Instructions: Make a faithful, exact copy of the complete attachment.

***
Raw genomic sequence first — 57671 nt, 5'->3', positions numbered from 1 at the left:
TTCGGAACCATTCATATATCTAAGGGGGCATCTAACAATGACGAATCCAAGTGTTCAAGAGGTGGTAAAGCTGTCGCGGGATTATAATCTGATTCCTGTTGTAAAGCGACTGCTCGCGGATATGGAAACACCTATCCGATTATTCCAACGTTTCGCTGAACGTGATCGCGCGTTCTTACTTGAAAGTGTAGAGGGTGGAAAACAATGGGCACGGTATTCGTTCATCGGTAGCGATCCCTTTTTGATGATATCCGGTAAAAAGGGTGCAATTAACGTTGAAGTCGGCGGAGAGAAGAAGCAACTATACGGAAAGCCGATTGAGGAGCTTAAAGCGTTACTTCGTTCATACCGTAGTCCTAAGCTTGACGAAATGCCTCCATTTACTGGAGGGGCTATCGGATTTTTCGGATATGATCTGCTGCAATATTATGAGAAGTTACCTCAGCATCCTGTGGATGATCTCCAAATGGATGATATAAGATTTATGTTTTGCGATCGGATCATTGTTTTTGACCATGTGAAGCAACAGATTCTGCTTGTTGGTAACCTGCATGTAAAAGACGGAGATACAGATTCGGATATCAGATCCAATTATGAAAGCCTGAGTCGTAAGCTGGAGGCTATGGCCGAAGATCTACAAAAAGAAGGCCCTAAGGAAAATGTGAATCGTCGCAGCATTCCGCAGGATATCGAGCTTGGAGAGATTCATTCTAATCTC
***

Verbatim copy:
Raw genomic sequence first — 57671 nt, 5'->3', positions numbered from 1 at the left:
TTCGGAACCATTCATATATCTAAGGGGGCATCTAACAATGACGAATCCAAGTGTTCAAGAGGTGGTAAAGCTGTCGCGGGATTATAATCTGATTCCTGTTGTAAAGCGACTGCTCGCGGATATGGAAACACCTATCCGATTATTCCAACGTTTCGCTGAACGTGATCGCGCGTTCTTACTTGAAAGTGTAGAGGGTGGAAAACAATGGGCACGGTATTCGTTCATCGGTAGCGATCCCTTTTTGATGATATCCGGTAAAAAGGGTGCAATTAACGTTGAAGTCGGCGGAGAGAAGAAGCAACTATACGGAAAGCCGATTGAGGAGCTTAAAGCGTTACTTCGTTCATACCGTAGTCCTAAGCTTGACGAAATGCCTCCATTTACTGGAGGGGCTATCGGATTTTTCGGATATGATCTGCTGCAATATTATGAGAAGTTACCTCAGCATCCTGTGGATGATCTCCAAATGGATGATATAAGATTTATGTTTTGCGATCGGATCATTGTTTTTGACCATGTGAAGCAACAGATTCTGCTTGTTGGTAACCTGCATGTAAAAGACGGAGATACAGATTCGGATATCAGATCCAATTATGAAAGCCTGAGTCGTAAGCTGGAGGCTATGGCCGAAGATCTACAAAAAGAAGGCCCTAAGGAAAATGTGAATCGTCGCAGCATTCCGCAGGATATCGAGCTTGGAGAGATTCATTCTAATCTC